Washington PR offensive fails to quell Europe's anxiety over Trump

Washington PR offensive fails to quell Europes anxiety over Trump

One month into the unusual presidency of Donald Trump, his most senior cabinet members were deployed to Brussels, Bonn and Munich this week to reassure nervous Europeans that everything would be okay.

One month into the unusual presidency of Donald Trump, his most senior cabinet members were deployed to Brussels, Bonn and Munich this week to reassure nervous Europeans that everything would be okay.

The Europeans heard from Defense Secretary James Mattis that the NATO military alliance was not "obsolete" after all, despite Trump's repeated suggestions to the contrary.

And they were told by Vice President Mike Pence that Russia would be "held accountable" for its actions in Ukraine, despite Trump's friendly overtures to Russian President Vladimir Putin.

But if the aim of the visits was to reassure Europe that the pillars of U.S. foreign policy are fully intact, they fell short of the mark, European diplomats, politicians and analysts gathered in Munich said.

"What we heard here is not reassuring," Ruprecht Polenz, former head of the foreign affairs committee in the German parliament, told Reuters after Pence's speech to the Munich Security Conference. "There is absolutely no vision for how we are going to work together, going forward."

Pence was the highest-ranking member of the Trump team to travel to Europe and his address was eagerly awaited. Eight years ago in the same hall, his predecessor Joe Biden made headlines with a promise to "reset" relations with Russia.

But unlike Biden, Pence came to Munich with a fatal handicap: the perception, fuelled by the circumstances surrounding the recent resignation of national security adviser Michael Flynn, that he is not part of Trump's inner circle.

"His mission was always going to be hard, but it was made even more so by the questions about his lack of influence inside the White House," said Derek Chollet, a top defence policy adviser to former president Barack Obama who is now with the German Marshall Fund of the United States.


The vice president tried to tackle these doubts head-on by making clear at the start of his speech that he was speaking for Trump.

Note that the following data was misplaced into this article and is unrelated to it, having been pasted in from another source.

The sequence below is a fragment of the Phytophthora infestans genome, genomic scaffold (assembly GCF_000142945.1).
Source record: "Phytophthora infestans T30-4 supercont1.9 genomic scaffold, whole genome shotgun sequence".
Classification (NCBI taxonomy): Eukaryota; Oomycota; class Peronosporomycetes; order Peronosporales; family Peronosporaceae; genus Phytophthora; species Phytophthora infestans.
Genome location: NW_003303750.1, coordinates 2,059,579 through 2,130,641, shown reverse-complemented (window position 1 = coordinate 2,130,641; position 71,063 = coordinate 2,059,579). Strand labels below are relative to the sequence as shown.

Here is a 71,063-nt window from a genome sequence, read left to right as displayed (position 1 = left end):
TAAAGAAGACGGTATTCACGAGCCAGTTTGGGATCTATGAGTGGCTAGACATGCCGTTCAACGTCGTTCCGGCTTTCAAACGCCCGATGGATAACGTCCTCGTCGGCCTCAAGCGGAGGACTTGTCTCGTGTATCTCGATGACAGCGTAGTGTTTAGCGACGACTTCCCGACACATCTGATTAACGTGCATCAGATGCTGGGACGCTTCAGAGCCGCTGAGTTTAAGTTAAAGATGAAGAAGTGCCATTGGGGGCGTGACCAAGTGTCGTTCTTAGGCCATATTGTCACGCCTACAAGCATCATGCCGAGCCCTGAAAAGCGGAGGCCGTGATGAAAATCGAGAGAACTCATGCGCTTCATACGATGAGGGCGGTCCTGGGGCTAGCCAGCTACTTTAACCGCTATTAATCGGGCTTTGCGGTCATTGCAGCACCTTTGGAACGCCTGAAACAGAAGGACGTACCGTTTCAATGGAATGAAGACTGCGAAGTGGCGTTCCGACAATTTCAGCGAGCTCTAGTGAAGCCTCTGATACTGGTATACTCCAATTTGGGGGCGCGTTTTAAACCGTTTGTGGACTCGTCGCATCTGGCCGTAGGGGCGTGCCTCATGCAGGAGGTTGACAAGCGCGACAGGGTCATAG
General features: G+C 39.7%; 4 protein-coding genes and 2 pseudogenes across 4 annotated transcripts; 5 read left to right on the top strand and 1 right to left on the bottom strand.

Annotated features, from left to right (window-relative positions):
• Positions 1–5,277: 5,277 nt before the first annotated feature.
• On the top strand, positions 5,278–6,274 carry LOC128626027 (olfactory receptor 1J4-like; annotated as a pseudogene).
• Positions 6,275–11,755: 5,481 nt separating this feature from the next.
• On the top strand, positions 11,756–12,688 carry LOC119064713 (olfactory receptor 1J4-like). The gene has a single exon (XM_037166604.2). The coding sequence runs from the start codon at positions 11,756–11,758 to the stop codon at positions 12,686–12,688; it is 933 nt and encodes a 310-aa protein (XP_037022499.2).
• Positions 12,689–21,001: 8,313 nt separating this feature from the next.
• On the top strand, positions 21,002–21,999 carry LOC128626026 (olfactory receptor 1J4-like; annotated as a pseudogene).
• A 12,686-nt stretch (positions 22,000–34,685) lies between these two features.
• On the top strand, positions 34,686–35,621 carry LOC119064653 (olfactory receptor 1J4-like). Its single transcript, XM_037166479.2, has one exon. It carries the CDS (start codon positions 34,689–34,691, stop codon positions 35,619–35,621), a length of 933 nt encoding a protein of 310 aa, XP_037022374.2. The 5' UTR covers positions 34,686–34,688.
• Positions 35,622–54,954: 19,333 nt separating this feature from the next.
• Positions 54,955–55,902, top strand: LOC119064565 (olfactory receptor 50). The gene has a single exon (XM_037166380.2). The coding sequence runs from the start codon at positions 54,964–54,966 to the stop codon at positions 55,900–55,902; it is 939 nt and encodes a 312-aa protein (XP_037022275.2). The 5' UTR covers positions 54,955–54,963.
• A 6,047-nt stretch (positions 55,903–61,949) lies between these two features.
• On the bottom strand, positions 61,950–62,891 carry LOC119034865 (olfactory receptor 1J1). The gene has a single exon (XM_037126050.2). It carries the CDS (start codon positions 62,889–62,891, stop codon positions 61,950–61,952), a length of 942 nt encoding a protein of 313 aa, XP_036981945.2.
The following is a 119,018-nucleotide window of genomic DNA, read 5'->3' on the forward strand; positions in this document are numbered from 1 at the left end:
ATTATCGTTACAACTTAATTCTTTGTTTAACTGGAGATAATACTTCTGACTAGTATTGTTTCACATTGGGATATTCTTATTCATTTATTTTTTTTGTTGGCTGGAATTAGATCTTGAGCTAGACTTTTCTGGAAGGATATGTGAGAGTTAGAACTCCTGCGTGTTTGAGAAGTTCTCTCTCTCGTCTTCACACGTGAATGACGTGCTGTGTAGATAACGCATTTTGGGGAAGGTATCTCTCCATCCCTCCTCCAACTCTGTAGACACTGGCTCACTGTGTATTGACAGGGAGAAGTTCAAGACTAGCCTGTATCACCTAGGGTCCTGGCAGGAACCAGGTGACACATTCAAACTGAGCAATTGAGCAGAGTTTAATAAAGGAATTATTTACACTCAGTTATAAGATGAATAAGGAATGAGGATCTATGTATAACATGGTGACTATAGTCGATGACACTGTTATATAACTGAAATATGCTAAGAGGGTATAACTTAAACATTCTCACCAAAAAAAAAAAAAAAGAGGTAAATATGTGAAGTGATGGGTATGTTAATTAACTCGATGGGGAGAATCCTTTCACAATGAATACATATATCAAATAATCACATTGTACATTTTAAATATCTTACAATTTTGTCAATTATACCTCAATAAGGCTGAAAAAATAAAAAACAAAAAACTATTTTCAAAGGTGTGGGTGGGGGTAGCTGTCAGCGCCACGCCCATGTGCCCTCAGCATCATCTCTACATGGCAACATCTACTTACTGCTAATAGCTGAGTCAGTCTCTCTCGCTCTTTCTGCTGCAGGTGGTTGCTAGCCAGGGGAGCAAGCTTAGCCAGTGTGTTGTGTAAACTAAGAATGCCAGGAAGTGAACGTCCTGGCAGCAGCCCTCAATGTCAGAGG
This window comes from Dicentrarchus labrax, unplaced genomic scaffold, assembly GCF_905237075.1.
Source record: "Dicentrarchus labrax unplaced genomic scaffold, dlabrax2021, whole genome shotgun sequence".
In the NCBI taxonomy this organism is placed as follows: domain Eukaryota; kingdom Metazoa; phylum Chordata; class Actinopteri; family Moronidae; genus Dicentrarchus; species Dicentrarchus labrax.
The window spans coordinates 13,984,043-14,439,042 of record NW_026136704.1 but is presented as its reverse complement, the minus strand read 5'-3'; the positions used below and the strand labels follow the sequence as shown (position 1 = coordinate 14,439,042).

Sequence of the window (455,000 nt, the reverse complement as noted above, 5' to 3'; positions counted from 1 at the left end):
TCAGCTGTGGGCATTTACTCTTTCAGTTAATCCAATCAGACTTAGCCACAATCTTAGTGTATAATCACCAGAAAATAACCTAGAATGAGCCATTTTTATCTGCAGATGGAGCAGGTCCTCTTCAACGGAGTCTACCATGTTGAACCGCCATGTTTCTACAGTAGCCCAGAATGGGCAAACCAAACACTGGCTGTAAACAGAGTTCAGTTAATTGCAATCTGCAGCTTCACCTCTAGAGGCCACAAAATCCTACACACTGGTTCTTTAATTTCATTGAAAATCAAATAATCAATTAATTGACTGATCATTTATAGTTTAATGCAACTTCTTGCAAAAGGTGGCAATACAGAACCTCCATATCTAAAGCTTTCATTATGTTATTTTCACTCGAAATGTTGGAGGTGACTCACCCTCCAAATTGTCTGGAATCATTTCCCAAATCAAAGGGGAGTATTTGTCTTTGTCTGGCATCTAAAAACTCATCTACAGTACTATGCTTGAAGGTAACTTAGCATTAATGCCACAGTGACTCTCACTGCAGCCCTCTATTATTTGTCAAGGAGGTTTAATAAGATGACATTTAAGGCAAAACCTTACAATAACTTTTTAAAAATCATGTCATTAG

But then he went on to mention the president 19 times in the course of the 20-minute speech, prompting one audience member, the author and historian Robert Kagan, to dismiss the address as a "robotic salute to the man in power".

"Pence and Mattis and Tillerson can come here and talk about the importance of the transatlantic relationship and NATO - and that is all good," said Elmar Brok, head of the foreign affairs committee of the European Parliament and a party ally of German Chancellor Angela Merkel.

"But we don't know what's coming on Twitter tomorrow morning," he said, referring to Trump's penchant for spilling out policy statements via social media.

Flynn's resignation has deepened the mystery over who Trump will listen to on foreign policy, although his chief strategist Steve Bannon and son-in-law Jared Kushner are both seen as influential.

One European diplomat likened the challenge of figuring out who to listen to in the Trump administration to the task of "Kremlinologists" during the Cold War.

Ulrich Speck, a foreign policy analyst at the Elcano think tank in Brussels, said the conundrum that Henry Kissinger evoked when he famously asked who he should call when he wanted to talk to "Europe" seemed to have been turned on its head.

"Now Europe is asking who it should call if it wants to talk to the United States," Speck said.

Besides his reassurances on NATO and Russia relations, Pence tried to assuage fears that the United States is moving away from democratic values under Trump, who has attacked the media and judiciary repeatedly since taking power a month ago.

"This is President Trump's promise," Pence said. "We will stand with Europe, today and every day, because we are bound together by the same noble ideals – freedom, democracy, justice, and the rule of law."


This message was welcomed, but others went down poorly.

Pence raised eyebrows by suggesting that the nuclear deal between the world's major powers and Iran, which has strong support across Europe, was freeing up resources for Tehran to promote terrorism.

And his repeated references to "radical Islamic terrorism" irked some who feel the Trump administration is targeting all Muslims in its fight against extremists. Merkel explicitly warned against this in a speech just before Pence spoke.

Some audience members were also dismissive of Pence's promise to relegate Islamic State to the "ash-heap of history", saying such hyperbolic rhetoric was better suited to a U.S. election campaign than a European audience.

French Foreign Minister Jean-Marc Ayrault expressed his displeasure with the fact that Pence had not sent a message of support for the European Union, something Munich organiser Wolfgang Ischinger had called on the vice president to do before the conference.

Trump has praised Britain's decision to leave the EU and suggested other countries follow, stirring concerns that he could abandon decades of U.S. policy and actively encourage the disintegration of the 28-member bloc.

"I was struck that he never mentioned the EU," said Ayrault.

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